Liquid mirrors deform magnetically

A unique liquid mirror has been developed by researchers at Université Laval (Quebec, QC, Canada) that combines a surface film of silver particles with a magnetic fluid.

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A unique liquid mirror has been developed by researchers at Université Laval (Quebec, QC, Canada) that combines a surface film of silver particles with a magnetic fluid. To prepare the mirrors, 6 mL of ferrofluid were placed in a 7-cm-diameter aluminum dish. The ferrofluid consisted of iron oxide nanoparticles suspended in ethylene glycol with a weight percentage of particles of 19%. Silver particles, once extracted and concentrated from an aqueous suspension, were sprayed over the ferrofluidic surface using a commercial spray gun with nitrogen assist.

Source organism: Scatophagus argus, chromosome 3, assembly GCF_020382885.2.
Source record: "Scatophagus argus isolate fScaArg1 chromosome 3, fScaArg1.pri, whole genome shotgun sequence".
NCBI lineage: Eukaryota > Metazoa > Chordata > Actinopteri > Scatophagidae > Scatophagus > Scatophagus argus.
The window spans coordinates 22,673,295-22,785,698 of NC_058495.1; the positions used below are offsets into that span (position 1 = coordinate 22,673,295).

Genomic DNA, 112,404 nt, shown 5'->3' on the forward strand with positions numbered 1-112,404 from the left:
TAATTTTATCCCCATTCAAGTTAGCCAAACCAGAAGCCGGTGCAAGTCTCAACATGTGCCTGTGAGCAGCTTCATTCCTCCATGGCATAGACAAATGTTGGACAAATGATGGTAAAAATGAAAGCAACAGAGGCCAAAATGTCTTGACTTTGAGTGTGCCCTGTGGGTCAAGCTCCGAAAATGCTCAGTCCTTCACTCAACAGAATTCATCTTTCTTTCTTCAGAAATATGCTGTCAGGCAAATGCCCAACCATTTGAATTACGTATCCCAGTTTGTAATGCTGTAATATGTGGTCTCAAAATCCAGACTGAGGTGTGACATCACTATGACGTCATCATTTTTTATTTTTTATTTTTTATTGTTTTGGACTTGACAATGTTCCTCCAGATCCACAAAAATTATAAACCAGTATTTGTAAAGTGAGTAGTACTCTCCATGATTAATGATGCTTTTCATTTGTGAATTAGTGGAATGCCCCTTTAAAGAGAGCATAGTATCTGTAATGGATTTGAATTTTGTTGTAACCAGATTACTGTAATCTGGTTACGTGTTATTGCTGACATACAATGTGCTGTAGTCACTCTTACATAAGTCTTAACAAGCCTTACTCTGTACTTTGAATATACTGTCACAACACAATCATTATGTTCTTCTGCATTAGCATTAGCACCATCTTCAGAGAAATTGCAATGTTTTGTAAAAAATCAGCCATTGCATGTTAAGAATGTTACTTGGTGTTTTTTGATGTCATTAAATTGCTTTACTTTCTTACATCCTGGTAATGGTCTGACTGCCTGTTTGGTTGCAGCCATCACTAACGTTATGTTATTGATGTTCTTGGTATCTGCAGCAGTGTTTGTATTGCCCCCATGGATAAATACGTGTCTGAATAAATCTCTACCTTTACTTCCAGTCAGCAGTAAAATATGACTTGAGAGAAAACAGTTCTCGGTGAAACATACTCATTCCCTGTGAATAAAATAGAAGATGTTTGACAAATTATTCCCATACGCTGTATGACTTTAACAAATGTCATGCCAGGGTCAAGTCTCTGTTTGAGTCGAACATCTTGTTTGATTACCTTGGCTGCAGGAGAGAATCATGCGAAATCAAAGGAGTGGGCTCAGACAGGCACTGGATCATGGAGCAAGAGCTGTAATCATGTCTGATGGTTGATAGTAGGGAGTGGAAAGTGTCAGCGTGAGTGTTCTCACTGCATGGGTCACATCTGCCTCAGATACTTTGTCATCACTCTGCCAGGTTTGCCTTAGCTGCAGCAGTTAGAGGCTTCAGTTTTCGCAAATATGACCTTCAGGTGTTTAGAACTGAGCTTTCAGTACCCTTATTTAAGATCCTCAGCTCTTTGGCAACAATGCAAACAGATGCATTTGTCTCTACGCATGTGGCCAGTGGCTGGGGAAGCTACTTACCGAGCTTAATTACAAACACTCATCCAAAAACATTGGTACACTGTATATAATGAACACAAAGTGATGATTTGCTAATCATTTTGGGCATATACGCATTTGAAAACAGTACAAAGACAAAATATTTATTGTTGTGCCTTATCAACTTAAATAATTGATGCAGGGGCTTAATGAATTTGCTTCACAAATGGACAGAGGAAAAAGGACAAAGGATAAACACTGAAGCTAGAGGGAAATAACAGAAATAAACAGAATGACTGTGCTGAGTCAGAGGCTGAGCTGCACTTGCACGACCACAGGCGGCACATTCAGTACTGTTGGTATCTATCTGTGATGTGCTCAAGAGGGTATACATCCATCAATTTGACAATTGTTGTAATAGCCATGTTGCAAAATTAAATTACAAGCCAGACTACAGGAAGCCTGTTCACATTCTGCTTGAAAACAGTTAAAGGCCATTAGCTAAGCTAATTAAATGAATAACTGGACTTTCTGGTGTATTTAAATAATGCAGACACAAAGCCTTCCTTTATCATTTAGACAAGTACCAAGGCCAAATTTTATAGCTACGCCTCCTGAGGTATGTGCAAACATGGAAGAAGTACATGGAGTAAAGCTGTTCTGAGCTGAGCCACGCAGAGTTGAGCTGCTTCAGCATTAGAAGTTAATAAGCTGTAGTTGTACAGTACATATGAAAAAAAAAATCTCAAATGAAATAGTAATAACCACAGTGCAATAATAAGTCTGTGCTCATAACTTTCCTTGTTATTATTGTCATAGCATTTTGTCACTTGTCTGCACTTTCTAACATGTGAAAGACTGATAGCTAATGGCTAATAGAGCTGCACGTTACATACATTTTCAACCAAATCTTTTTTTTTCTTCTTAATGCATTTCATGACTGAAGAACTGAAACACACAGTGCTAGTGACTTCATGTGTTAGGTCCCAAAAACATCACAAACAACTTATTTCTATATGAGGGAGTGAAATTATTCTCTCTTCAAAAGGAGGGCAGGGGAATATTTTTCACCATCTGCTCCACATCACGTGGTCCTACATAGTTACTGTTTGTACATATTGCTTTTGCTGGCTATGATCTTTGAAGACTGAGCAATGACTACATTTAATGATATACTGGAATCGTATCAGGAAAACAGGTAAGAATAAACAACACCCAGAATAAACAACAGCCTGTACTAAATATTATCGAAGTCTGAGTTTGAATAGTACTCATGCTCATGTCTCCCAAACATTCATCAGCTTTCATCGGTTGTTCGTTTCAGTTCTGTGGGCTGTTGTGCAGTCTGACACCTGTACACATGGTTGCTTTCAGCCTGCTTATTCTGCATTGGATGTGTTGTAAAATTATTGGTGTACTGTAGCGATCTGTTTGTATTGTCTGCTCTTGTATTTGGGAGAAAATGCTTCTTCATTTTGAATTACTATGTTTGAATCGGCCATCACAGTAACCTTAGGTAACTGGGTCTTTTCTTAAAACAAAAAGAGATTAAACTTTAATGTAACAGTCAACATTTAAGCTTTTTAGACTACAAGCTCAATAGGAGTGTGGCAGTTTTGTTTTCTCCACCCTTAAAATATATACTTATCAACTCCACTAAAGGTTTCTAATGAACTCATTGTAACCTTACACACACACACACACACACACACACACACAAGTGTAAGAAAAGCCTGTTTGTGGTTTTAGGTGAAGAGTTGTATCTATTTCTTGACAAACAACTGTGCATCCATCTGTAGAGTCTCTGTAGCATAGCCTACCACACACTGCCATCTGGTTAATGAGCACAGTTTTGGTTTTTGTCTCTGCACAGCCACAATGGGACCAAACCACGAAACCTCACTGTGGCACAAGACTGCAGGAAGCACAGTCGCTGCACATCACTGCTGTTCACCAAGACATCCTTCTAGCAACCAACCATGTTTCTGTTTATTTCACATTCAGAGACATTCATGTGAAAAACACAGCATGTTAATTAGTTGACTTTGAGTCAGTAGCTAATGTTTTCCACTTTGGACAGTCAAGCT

Th Liquid 01
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The method of preparation of the ferrofluid and silver film results in a very smooth mirror surface (with a root-mean-square surface roughness of approximately λ/20 at 624 nm) compared to previous experiments with silver films on water or other nonoptimized suspensions. Manipulation of the mirror’s surface shape is possible by controlling the ferrofluid with a magnetic field. Prototype magnetically deformable liquid mirrors were demonstrated in the Université Laval laboratory by the research team. Contact Ermanno Borra at ermanno.borra@phy.ulaval.ca.

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